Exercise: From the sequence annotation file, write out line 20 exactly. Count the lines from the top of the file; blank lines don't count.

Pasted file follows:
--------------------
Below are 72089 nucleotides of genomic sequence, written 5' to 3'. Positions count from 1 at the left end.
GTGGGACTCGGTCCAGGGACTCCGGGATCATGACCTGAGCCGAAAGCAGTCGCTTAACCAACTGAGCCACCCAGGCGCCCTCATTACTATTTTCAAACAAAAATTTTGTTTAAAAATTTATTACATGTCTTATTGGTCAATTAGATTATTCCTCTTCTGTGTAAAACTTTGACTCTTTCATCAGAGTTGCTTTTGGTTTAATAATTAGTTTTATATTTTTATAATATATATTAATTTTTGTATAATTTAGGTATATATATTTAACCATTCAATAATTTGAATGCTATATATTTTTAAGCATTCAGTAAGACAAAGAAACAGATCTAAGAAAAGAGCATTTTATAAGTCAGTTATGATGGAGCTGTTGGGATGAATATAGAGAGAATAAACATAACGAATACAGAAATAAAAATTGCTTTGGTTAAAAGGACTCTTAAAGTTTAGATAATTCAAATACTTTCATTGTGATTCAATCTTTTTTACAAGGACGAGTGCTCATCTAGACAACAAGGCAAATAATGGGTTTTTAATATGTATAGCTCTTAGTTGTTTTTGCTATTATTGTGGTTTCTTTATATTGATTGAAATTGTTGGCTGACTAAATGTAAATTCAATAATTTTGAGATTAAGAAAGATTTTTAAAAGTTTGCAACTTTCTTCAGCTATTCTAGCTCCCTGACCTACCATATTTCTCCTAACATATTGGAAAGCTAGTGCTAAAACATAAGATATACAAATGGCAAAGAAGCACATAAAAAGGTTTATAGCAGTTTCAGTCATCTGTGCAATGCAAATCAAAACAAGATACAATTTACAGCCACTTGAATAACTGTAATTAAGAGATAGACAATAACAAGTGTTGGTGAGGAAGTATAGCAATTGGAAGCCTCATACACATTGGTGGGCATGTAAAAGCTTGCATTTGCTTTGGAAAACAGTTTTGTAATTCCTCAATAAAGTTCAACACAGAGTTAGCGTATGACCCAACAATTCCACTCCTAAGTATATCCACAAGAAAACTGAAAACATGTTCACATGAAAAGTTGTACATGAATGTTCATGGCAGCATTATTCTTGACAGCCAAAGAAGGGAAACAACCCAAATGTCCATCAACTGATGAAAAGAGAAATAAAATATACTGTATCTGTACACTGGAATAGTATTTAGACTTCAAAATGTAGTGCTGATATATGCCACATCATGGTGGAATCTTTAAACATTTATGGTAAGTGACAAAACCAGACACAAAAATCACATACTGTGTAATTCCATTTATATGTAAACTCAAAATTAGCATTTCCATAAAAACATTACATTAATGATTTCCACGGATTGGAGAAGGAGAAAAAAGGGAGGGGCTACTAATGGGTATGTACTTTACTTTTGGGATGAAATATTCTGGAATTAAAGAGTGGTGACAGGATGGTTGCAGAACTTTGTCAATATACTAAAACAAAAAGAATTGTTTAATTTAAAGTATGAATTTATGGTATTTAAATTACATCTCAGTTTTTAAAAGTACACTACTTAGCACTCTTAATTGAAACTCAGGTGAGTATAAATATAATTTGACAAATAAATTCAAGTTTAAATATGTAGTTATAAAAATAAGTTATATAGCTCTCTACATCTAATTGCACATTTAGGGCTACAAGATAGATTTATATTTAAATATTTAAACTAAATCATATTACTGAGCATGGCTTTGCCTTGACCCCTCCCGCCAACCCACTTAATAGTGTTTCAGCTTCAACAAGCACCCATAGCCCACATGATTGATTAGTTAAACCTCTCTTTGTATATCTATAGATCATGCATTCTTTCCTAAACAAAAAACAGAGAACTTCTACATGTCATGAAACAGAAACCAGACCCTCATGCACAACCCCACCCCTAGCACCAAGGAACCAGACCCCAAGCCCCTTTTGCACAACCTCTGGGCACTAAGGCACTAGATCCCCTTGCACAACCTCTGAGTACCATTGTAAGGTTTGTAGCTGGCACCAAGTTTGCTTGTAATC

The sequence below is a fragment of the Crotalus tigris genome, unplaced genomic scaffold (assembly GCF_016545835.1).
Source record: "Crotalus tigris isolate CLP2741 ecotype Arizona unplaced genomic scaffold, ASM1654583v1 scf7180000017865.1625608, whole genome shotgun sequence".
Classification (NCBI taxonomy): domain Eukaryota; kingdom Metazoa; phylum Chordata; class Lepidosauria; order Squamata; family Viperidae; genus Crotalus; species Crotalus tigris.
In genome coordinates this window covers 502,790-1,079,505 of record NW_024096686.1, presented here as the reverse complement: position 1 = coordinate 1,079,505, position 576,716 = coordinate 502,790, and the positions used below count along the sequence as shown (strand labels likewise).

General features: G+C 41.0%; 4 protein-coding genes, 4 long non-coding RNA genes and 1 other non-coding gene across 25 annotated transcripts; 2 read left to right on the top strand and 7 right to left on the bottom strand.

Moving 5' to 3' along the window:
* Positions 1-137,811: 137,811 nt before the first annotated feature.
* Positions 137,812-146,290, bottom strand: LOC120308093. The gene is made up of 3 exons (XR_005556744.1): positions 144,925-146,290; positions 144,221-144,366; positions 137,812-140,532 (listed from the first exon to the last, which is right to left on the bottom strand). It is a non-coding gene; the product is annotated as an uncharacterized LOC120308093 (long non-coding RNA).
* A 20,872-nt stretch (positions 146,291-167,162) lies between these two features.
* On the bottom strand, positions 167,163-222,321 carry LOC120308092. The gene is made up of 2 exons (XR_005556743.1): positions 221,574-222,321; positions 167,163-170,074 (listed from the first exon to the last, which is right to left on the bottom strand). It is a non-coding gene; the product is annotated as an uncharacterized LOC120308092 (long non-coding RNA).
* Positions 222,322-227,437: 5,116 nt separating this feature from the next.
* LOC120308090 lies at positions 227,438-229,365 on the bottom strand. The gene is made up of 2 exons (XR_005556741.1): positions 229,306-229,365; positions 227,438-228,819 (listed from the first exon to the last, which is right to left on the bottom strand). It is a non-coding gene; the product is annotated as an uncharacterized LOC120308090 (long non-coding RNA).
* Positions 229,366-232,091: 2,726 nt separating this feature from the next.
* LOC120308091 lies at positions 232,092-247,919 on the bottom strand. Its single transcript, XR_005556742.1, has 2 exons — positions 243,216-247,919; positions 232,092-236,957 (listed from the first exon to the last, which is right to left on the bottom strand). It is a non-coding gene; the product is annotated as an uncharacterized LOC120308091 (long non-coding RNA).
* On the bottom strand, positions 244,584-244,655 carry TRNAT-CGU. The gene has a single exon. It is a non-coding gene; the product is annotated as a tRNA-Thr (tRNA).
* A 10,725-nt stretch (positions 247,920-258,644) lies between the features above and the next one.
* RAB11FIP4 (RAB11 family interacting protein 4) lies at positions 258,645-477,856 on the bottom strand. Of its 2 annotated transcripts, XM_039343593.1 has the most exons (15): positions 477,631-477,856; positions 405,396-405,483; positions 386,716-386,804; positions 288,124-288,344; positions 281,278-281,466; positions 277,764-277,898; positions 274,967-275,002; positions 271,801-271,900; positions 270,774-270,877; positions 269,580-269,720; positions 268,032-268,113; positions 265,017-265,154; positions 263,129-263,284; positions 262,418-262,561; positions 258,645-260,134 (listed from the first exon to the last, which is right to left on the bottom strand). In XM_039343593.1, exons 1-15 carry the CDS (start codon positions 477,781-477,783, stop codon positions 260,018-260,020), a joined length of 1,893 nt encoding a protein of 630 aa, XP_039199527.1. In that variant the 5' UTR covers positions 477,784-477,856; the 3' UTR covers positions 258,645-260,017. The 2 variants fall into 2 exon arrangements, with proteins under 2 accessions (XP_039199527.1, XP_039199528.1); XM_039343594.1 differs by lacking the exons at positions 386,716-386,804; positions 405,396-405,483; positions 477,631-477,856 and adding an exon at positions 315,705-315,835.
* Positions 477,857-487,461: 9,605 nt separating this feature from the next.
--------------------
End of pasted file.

* Positions 477,857-487,461: 9,605 nt separating this feature from the next.